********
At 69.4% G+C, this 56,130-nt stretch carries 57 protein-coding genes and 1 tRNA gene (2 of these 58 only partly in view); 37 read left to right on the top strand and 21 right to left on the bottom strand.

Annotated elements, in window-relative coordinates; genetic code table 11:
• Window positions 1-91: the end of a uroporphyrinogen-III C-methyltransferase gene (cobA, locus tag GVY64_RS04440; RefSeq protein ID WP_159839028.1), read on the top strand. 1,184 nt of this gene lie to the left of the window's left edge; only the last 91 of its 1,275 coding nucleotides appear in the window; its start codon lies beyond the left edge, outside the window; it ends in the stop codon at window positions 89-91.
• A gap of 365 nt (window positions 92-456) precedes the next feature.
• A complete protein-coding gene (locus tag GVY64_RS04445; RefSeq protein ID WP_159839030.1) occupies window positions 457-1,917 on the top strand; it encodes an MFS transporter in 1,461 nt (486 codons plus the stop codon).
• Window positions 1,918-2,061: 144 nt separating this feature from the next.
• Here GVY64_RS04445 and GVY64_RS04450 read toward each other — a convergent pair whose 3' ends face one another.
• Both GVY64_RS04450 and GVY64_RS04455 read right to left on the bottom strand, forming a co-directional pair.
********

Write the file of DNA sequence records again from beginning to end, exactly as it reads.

At 69.4% G+C, this 56,130-nt stretch carries 57 protein-coding genes and 1 tRNA gene (2 of these 58 only partly in view); 37 read left to right on the top strand and 21 right to left on the bottom strand.

Annotated elements, in window-relative coordinates; genetic code table 11:
• Window positions 1-91: the end of a uroporphyrinogen-III C-methyltransferase gene (cobA, locus tag GVY64_RS04440; RefSeq protein ID WP_159839028.1), read on the top strand. 1,184 nt of this gene lie to the left of the window's left edge; only the last 91 of its 1,275 coding nucleotides appear in the window; its start codon lies beyond the left edge, outside the window; it ends in the stop codon at window positions 89-91.
• A gap of 365 nt (window positions 92-456) precedes the next feature.
• A complete protein-coding gene (locus tag GVY64_RS04445; RefSeq protein ID WP_159839030.1) occupies window positions 457-1,917 on the top strand; it encodes an MFS transporter in 1,461 nt (486 codons plus the stop codon).
• Window positions 1,918-2,061: 144 nt separating this feature from the next.
• Here GVY64_RS04445 and GVY64_RS04450 read toward each other — a convergent pair whose 3' ends face one another.
• Both GVY64_RS04450 and GVY64_RS04455 read right to left on the bottom strand, forming a co-directional pair.